It’s good practice to inform users about what will happen when they click on such a link. You could do so by adding a title to the anchor tag:

<a href="!" title="This link will open your default email client with a pre-filled message">Email me!</a>

There you have it, a simple step-by-step guide on how to create an email link in HTML. Now go ahead and give it a try!

Common Mistakes When Embedding Emails in HTML

We’ve all been there. You’re trying to embed an email link into your HTML and boom, something goes wrong. It’s a common pitfall for many of us, so let’s dive right into some of the most common mistakes when embedding emails in HTML.

One classic mistake I’ve seen time and again is not using the correct syntax for mailto links. An incorrect code might look like this: <a href="">Email Me</a>. While it seems logical, it won’t work as expected because it’s missing the “mailto:” prefix which tells the browser that this is an email link. The correct version should be: <a href="">Email Me</a>.

Another slip-up often made by beginners is including extra spaces in their mailto links, like so: <a href="mailto: myemail @ example . com">Email me</a>. Unfortunately, even though we use spaces in everyday writing to make things clearer, they can cause havoc in code. In HTML, any space within the href attribute will break the link making it unusable.

Also worth noting is how you manage subject lines and body text within your mailto links. Many don’t realize you can add these elements directly into your HTML using ?subject=Your%20Subject and &body=Your%20Body%20Text. However, if you forget to URL encode these sections (replacing spaces with %20, for instance), you’ll end up with broken links or worse – misinterpreted subjects and texts! For example: <a href=" World&body=I love coding!">Email me</a> would result in errors due to the unencoded spaces.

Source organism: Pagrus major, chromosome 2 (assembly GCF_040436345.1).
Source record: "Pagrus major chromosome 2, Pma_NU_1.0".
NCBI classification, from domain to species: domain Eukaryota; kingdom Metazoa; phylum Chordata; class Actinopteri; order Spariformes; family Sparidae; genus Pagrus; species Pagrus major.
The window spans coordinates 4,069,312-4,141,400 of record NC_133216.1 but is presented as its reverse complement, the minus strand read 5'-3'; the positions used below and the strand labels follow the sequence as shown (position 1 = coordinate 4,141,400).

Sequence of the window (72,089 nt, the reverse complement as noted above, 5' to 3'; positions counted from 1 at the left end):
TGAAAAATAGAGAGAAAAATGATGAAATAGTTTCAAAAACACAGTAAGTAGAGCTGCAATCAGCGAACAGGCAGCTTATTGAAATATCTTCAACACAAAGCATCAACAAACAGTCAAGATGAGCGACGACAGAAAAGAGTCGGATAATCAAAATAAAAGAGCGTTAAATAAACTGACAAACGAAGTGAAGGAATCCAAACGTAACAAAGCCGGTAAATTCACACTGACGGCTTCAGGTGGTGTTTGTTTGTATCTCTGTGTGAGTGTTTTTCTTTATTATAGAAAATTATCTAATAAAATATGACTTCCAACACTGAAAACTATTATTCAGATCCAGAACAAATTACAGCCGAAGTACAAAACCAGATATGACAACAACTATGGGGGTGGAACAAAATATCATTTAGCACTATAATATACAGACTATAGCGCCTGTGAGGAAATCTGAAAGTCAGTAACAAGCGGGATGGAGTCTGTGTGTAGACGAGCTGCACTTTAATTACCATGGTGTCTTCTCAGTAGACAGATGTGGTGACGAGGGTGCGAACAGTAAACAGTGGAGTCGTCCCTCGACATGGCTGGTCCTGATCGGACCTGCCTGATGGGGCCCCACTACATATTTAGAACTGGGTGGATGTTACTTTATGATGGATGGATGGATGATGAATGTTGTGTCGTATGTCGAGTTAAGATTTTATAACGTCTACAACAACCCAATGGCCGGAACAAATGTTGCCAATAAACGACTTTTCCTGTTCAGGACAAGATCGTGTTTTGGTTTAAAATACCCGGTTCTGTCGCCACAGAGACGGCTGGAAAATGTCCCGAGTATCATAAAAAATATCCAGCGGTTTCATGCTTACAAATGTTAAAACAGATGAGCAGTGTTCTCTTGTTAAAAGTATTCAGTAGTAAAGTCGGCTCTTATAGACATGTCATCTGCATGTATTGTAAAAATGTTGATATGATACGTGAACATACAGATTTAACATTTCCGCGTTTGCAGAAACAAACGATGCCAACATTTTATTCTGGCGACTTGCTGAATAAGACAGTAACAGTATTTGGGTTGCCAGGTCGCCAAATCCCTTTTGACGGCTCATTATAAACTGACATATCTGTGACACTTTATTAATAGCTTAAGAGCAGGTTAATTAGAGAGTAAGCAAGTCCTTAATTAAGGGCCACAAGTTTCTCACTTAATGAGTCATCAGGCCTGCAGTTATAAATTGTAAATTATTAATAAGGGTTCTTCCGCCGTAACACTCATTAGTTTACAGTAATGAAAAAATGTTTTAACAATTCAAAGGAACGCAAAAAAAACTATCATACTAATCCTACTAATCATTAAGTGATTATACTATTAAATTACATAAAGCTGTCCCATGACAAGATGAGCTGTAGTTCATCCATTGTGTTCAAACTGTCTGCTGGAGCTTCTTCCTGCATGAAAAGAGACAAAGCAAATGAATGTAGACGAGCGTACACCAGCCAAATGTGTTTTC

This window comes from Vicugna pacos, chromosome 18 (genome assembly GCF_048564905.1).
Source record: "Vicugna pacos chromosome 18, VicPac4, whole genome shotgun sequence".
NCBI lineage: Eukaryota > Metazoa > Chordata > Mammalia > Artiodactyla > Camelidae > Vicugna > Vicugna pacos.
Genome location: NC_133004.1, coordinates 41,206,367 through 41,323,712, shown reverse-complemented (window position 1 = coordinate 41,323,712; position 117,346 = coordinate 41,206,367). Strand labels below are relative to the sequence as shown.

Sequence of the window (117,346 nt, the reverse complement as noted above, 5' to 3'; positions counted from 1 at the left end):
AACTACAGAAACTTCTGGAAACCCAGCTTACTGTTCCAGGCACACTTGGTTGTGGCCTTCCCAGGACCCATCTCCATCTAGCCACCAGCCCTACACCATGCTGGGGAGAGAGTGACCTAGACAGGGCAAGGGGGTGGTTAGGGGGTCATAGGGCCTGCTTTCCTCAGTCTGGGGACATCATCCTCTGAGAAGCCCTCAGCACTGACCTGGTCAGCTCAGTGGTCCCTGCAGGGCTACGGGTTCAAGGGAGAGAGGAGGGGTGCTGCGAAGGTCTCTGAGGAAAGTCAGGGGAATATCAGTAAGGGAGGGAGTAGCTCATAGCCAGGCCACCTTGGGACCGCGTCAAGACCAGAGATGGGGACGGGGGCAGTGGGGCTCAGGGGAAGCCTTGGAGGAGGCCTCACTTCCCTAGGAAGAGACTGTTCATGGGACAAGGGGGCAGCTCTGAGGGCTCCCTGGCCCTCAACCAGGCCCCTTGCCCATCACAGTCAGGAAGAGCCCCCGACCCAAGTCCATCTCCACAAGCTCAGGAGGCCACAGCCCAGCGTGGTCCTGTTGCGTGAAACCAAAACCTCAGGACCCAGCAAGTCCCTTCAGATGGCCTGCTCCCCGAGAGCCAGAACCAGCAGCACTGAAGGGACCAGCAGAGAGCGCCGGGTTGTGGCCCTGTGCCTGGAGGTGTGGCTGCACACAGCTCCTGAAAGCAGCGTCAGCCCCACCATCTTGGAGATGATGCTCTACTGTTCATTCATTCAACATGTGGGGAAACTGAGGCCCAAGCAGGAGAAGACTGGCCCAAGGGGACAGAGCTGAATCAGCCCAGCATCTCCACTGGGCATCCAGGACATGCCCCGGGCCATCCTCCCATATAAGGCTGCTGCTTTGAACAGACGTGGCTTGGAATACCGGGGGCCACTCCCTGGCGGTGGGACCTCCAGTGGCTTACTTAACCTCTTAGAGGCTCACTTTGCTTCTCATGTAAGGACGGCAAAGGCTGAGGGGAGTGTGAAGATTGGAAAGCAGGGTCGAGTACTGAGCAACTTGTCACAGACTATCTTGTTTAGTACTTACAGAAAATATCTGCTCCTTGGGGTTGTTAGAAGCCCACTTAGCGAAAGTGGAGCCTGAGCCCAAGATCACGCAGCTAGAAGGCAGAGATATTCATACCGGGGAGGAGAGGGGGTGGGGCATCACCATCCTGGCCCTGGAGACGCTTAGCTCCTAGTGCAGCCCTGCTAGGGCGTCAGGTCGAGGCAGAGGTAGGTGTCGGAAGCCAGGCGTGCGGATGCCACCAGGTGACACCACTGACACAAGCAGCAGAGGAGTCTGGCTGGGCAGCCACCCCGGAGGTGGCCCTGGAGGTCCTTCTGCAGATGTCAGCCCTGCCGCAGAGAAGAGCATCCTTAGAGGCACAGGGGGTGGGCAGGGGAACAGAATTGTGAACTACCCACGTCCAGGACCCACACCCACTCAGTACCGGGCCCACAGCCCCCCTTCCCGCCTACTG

Lastly, let’s tackle one issue that isn’t about code, but rather usability. Many web developers forget to consider their users’ email clients. Not every user is going to have the same client, and some may not even have a default one set up on their device. When they click your mailto link, they might be greeted with an error message or an unfamiliar app opening up. It’s always worth considering alternative contact methods for those who can’t use mailto links.

I’ve seen all these mistakes and more in my time as a web developer, but I’ve also learned that everyone makes them at some point! The key is understanding where you went wrong and learning how to fix it – which is exactly what this article aims to help you do!

So, you’ve added some email links to your HTML. Now it’s time to test those out. I’ll walk you through the process step-by-step.

First off, let’s understand why testing is vital. It ensures that your email links work as expected and deliver a seamless experience for your site visitors. If a user clicks on an email link and it doesn’t function correctly, they might get frustrated and leave – not ideal when we’re trying to keep people engaged!

Before diving in, remember: always save any changes before testing. Seems obvious? You’d be surprised how often this simple step gets overlooked!

Now, onto the actual testing part:

  1. Open up your webpage where you’ve embedded the email link.
  2. Click on the email link.
  3. Verify if it opens up a new email draft in your default mail client with the To field auto-filled with the correct recipient address.

Let’s look at two examples of HTML tags used for creating an email link:

In the first example, clicking on “Email John Doe” will open up a new blank email addressed to in your default mail client.

The second example is more advanced; it includes subject and body parameters within its href. Here, clicking “Email Susan Doe” will open an email draft addressed to with subject line ‘Inquiry’ and body text ‘Hi Susan,\n\nI have some questions.\n\nThanks!’.

Remember though, not everyone’s browser or email client will behave exactly the same. It’s best to test on multiple devices and browsers to ensure compatibility.

And there you have it! With these steps, I hope testing your email links in HTML becomes a breeze.

Cristian G. Guasch

Hey! I'm Cristian Gonzalez, I created HTML Easy to help you learn HTML easily and fast.